Did you know
that every sand dollar
that you find on the beach
has a poem inside of it?
When you first
pick up a sand dollar
from the sea shore,
sand will fall out from
two holes on its underside,
one larger hole in the center
and one smaller hole off to
the side near the edge.
Each grain of sand that falls
from those two holes are the
unused words to the poem.
The grains that remain inside are
the words that make up the poem.
Every time you shake the sand dollar
a little more sand falls from those
two holes changing the poem inside
a little bit, but no matter how many
times you shake it and no matter
how many grains of sand fall out
of that sand dollar, the last line
of the poem will always say
I love you.
“Winter wheat” my uncle Carl responded
to my question, as he drove past the frigid
frosty field being worked and sown on this
suddenly sunless hands gloved, breathe
snorting, ear muffed tractoring morning.
“They plant it in the Fall”, he explained,
“The seeds can survive the cold and
germinate under the winter snow, then
the wheat sprouts when spring comes”.
I wish I could do that... survive the winter
cold until spring, I thought somewhat
sardonically to myself remembering how
physical last winter was with 105 inches of
young people’s snow as we drove on toward
my cousin’s wedding up at Keuka Lake.
I thought that wheat must be one of those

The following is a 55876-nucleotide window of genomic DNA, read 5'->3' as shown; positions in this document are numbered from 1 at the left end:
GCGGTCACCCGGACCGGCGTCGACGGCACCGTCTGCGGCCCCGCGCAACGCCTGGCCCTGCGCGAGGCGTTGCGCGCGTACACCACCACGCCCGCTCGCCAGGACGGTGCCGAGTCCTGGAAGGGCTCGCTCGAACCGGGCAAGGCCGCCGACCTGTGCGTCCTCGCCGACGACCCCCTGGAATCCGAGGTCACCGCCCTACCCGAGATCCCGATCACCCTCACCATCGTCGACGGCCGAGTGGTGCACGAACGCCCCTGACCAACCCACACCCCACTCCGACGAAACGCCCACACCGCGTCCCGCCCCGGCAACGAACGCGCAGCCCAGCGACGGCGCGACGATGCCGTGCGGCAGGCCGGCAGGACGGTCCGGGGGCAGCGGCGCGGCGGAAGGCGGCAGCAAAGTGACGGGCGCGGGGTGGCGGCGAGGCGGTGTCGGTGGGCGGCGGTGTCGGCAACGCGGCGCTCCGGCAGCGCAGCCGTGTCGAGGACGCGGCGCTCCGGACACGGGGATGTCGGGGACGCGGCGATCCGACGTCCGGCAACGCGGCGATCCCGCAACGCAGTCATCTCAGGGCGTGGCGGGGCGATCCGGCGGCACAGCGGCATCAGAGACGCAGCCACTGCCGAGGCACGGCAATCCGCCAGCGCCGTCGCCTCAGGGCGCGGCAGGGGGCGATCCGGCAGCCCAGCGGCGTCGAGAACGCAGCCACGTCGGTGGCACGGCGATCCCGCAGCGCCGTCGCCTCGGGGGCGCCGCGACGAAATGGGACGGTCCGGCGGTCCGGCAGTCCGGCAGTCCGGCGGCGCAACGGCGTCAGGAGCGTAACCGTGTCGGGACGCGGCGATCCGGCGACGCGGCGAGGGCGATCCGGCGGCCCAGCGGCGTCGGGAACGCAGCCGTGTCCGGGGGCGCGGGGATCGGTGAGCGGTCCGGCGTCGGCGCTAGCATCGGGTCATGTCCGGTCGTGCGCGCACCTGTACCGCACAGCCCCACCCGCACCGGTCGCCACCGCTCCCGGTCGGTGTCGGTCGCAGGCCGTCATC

new fangled genetically modified kinds of
wheat with some sort of teeny tiny Silicon
Valley digital micro clock embedded inside the
DNA of each and every last seed. How else would
each wheat seed know when it was March 20th?
Then I wondered how today’s marriage would
last through its first winter and would there be
any new sprouts announced when that winter
wheat says that spring has arrived. That would be
lovely I mused. My uncle, AKA father of the bride,
hadn’t excepted any such notion... as his new
studded tires growled on toward Keuke Lake.
When I look through
the pitted windshield
over the dented
and rusty hood,
I still feel that
just as I did when
I was seventeen.
I still see all of
what drives me.
It all looks so
beautifully the same.
It’s only when I mash
the old gas pedal that
I begin to feel the pain.
(or the 1st day of the worst hangover you will ever know)
Woke up this morning
As did the entire world
A mind crushing nightmare
Lingers like septic lead
Hillary Clinton lost
Donald Trump won
Hateful name calling reality show
Becomes stone cold reality
An American embarrassment
How is it possible
This divisive, dreadful man
Is now our new president?
I pray my fears
And my worst expectations
Will never be met
Tell me, tell us all
Of some silver lining
Anything to break our fall
Buckle up citizens
No matter your side
I am afraid
It is going to be
A rough and scary ride
© Edward Ferri, Jr.
Biography: Edward Ferri, Jr. grew up on a "non profit" farm on the dry side of the Santa Cruz Mountains where "Bailing wire, gumption, and spit" were the "apps" of the day. He is a graduate of SJSU has been published in Eskimo Pie, Lucidity, Muddy River Poetry Review, Still Crazy and Agave Literary Magazines. Also forthcoming in Main Street Rag. He first realized the beauty of Denali in the rear view mirror of a gutless gutted Volvo 544. He was leaving to meet Carol and never returned.